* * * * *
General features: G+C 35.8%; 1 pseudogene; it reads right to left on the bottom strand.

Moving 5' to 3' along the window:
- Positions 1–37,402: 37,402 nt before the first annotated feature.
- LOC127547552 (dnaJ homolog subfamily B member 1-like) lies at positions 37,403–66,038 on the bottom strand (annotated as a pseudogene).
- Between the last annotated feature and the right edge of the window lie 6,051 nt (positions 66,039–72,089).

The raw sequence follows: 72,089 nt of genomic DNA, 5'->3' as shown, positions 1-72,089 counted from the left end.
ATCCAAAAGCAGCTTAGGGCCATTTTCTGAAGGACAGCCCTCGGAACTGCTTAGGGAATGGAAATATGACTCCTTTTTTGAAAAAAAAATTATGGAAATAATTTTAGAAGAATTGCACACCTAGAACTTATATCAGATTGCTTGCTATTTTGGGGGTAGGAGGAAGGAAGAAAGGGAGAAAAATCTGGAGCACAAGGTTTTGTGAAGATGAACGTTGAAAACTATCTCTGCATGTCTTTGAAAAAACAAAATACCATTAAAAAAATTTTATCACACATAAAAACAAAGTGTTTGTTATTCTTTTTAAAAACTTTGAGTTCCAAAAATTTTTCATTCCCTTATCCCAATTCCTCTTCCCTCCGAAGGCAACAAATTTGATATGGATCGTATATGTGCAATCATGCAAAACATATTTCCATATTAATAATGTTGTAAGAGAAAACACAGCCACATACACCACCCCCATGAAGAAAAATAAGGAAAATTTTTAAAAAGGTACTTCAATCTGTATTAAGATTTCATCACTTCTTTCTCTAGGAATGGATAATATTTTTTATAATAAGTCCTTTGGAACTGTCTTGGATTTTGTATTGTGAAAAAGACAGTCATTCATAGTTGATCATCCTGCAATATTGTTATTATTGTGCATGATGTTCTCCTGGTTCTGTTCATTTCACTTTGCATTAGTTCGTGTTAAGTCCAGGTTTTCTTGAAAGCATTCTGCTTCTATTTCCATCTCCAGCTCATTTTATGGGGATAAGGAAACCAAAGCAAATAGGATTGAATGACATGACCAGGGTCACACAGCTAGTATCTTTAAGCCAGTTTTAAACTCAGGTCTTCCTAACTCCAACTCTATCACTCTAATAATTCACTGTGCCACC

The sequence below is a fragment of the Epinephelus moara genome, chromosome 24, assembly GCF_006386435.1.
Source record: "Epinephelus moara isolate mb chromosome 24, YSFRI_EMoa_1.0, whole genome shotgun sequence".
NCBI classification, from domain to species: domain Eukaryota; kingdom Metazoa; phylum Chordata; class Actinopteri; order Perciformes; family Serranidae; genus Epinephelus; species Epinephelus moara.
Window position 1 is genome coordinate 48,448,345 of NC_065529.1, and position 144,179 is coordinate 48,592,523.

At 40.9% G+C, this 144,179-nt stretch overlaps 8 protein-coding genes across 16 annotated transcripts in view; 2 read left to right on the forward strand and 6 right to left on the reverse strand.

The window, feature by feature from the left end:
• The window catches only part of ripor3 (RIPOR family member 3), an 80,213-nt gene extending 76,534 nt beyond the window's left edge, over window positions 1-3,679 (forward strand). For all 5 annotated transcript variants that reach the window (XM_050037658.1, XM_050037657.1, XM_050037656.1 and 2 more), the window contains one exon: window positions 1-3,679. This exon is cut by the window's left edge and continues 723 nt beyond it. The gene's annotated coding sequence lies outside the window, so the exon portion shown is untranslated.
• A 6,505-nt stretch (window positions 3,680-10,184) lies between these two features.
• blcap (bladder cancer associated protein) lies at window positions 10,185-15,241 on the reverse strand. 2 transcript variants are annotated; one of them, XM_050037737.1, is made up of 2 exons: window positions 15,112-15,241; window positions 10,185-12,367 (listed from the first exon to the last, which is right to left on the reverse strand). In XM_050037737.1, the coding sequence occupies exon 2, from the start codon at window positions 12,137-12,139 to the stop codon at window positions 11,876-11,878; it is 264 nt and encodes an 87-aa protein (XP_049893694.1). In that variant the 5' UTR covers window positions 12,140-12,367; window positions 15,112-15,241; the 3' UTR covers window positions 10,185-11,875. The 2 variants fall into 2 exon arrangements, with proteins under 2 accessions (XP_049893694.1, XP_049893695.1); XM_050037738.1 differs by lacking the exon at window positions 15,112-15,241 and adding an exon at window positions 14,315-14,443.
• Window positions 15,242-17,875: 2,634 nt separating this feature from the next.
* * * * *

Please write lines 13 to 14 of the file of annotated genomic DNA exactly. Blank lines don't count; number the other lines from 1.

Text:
The window, feature by feature from the left end:
• The window catches only part of ripor3 (RIPOR family member 3), an 80,213-nt gene extending 76,534 nt beyond the window's left edge, over window positions 1-3,679 (forward strand). For all 5 annotated transcript variants that reach the window (XM_050037658.1, XM_050037657.1, XM_050037656.1 and 2 more), the window contains one exon: window positions 1-3,679. This exon is cut by the window's left edge and continues 723 nt beyond it. The gene's annotated coding sequence lies outside the window, so the exon portion shown is untranslated.